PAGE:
Look Out For Dog Seizure Symptoms
If you have seen your dog have a seizure it can be quite frightening and you may not know what to do. However, knowing dog seizure symptoms can ensure that your vet can make sure your dog gets appropriate treatment. It is also important to keep calm and make sure your dog does not panic.
Seizures can be caused by a number of factors. In some cases it may be primary or secondary epilepsy. In some dogs it may be hereditary. Another thing to look out for is head injuries and eating toxic substances as this can often lead to seizures. Particularly vulnerable breeds include German shepherds and Dachshunds.
There are often received wisdoms about dog seizures. People often attempt to grab the tongue in order to stop the dog from swallowing it. As well as being a pointless action it can often lead to serious injury. Remember, even if a dog is conscious they may not be aware of what is happening around them.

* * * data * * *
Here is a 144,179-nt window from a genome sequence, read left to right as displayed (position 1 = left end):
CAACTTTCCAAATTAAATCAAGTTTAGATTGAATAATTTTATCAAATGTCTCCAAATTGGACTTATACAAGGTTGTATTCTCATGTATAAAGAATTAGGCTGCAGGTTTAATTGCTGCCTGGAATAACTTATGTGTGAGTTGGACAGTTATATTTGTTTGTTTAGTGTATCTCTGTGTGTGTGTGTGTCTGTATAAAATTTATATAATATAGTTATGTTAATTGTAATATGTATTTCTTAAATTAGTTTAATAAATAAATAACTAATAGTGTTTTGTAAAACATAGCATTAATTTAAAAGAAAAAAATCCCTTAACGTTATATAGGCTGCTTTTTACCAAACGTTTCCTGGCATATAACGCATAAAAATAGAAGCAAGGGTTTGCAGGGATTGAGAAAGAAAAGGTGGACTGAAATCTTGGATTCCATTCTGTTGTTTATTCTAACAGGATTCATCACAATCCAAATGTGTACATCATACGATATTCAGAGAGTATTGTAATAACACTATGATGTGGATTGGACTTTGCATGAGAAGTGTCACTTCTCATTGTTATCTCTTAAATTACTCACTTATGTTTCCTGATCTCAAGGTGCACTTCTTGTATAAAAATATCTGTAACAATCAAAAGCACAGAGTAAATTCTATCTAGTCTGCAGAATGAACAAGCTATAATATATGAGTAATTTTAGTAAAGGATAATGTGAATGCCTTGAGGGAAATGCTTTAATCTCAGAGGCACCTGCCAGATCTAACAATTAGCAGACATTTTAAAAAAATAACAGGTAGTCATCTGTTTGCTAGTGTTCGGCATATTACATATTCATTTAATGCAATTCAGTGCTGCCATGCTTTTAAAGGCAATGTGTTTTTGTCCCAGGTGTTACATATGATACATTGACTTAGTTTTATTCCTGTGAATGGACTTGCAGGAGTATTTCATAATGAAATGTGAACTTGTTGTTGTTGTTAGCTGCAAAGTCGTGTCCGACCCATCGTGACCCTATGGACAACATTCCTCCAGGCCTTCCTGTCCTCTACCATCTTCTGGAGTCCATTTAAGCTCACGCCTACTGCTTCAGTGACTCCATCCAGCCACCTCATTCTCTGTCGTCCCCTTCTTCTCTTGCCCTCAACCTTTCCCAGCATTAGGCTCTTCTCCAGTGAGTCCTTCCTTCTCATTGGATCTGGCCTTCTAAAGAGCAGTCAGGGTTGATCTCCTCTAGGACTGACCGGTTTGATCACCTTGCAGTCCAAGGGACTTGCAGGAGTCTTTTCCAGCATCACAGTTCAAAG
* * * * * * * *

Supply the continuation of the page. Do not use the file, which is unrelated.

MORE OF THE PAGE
The type of seizure can be defined by the symptoms. However some can be quite similar so it is important to note any unusual behaviour to your vet. For example, cluster seizures and the very serious status epilepticus are often confused. Status epilepiticus seizures can either be one half hour seizure or a series.
As the name suggests, cluster seizures are a series of seizures as well. The difference is that the dog will often be conscious between the occurring fits. This can often be confused so it is important to take note of how long the seizures last.
When a seizure occurs you should do your best to take a deep breath and stay calm. Remember even if your dog is conscious they may not necessarily be aware of what is wrong and they will be reassured by a quiet and calm tone of voice. If possible, move furniture to prevent the dog knocking against it.
A particularly alarming seizure is the complex partial seizure. Signs include running around on the spot or strange behaviour such as trying to hide from you. The dog is conscious during this time but not aware of what is happening so you should remain calm. The seizure can last anything between a few minutes, a few hours and can even become a more serious form of seizure.
When you have reported the seizure to your vet they will often decide whether or not to do blood tests. Some may want to observe them for a bit longer before taking any action and it is important to check to see if your dog exhibits any of the symptoms mentioned above. Early intervention in the event of a dog seizure will ensure they get the best treatment as soon as possible.